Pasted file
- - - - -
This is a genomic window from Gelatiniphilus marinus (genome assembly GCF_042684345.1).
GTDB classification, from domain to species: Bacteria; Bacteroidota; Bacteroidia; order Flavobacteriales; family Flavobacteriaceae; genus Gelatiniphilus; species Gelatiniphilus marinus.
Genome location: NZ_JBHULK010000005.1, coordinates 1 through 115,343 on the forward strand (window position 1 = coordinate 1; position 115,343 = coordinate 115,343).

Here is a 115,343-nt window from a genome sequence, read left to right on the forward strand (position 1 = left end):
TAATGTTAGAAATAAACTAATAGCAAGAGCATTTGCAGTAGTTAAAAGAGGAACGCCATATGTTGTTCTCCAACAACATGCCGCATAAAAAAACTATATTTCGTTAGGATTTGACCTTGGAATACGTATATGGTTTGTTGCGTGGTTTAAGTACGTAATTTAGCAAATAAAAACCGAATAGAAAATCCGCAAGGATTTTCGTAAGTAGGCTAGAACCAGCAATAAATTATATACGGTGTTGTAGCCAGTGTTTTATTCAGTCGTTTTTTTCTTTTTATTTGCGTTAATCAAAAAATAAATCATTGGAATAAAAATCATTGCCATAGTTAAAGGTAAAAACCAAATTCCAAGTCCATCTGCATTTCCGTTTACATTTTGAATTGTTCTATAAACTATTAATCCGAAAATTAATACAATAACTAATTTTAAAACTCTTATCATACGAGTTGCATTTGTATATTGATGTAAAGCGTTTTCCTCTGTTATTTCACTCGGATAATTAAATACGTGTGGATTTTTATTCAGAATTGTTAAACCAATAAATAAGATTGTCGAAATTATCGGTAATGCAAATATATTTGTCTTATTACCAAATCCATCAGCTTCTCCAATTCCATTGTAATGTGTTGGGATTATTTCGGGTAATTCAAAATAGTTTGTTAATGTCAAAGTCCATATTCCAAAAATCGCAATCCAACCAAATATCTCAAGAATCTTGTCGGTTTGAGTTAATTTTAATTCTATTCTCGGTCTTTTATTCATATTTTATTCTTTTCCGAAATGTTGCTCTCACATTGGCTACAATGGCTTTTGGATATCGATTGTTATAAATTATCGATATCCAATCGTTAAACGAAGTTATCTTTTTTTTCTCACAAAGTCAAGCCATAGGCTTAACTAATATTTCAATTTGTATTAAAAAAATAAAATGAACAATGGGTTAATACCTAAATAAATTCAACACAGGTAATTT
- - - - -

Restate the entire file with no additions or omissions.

This is a genomic window from Gelatiniphilus marinus (genome assembly GCF_042684345.1).
GTDB classification, from domain to species: Bacteria; Bacteroidota; Bacteroidia; order Flavobacteriales; family Flavobacteriaceae; genus Gelatiniphilus; species Gelatiniphilus marinus.
Genome location: NZ_JBHULK010000005.1, coordinates 1 through 115,343 on the forward strand (window position 1 = coordinate 1; position 115,343 = coordinate 115,343).

Here is a 115,343-nt window from a genome sequence, read left to right on the forward strand (position 1 = left end):
TAATGTTAGAAATAAACTAATAGCAAGAGCATTTGCAGTAGTTAAAAGAGGAACGCCATATGTTGTTCTCCAACAACATGCCGCATAAAAAAACTATATTTCGTTAGGATTTGACCTTGGAATACGTATATGGTTTGTTGCGTGGTTTAAGTACGTAATTTAGCAAATAAAAACCGAATAGAAAATCCGCAAGGATTTTCGTAAGTAGGCTAGAACCAGCAATAAATTATATACGGTGTTGTAGCCAGTGTTTTATTCAGTCGTTTTTTTCTTTTTATTTGCGTTAATCAAAAAATAAATCATTGGAATAAAAATCATTGCCATAGTTAAAGGTAAAAACCAAATTCCAAGTCCATCTGCATTTCCGTTTACATTTTGAATTGTTCTATAAACTATTAATCCGAAAATTAATACAATAACTAATTTTAAAACTCTTATCATACGAGTTGCATTTGTATATTGATGTAAAGCGTTTTCCTCTGTTATTTCACTCGGATAATTAAATACGTGTGGATTTTTATTCAGAATTGTTAAACCAATAAATAAGATTGTCGAAATTATCGGTAATGCAAATATATTTGTCTTATTACCAAATCCATCAGCTTCTCCAATTCCATTGTAATGTGTTGGGATTATTTCGGGTAATTCAAAATAGTTTGTTAATGTCAAAGTCCATATTCCAAAAATCGCAATCCAACCAAATATCTCAAGAATCTTGTCGGTTTGAGTTAATTTTAATTCTATTCTCGGTCTTTTATTCATATTTTATTCTTTTCCGAAATGTTGCTCTCACATTGGCTACAATGGCTTTTGGATATCGATTGTTATAAATTATCGATATCCAATCGTTAAACGAAGTTATCTTTTTTTTCTCACAAAGTCAAGCCATAGGCTTAACTAATATTTCAATTTGTATTAAAAAAATAAAATGAACAATGGGTTAATACCTAAATAAATTCAACACAGGTAATTT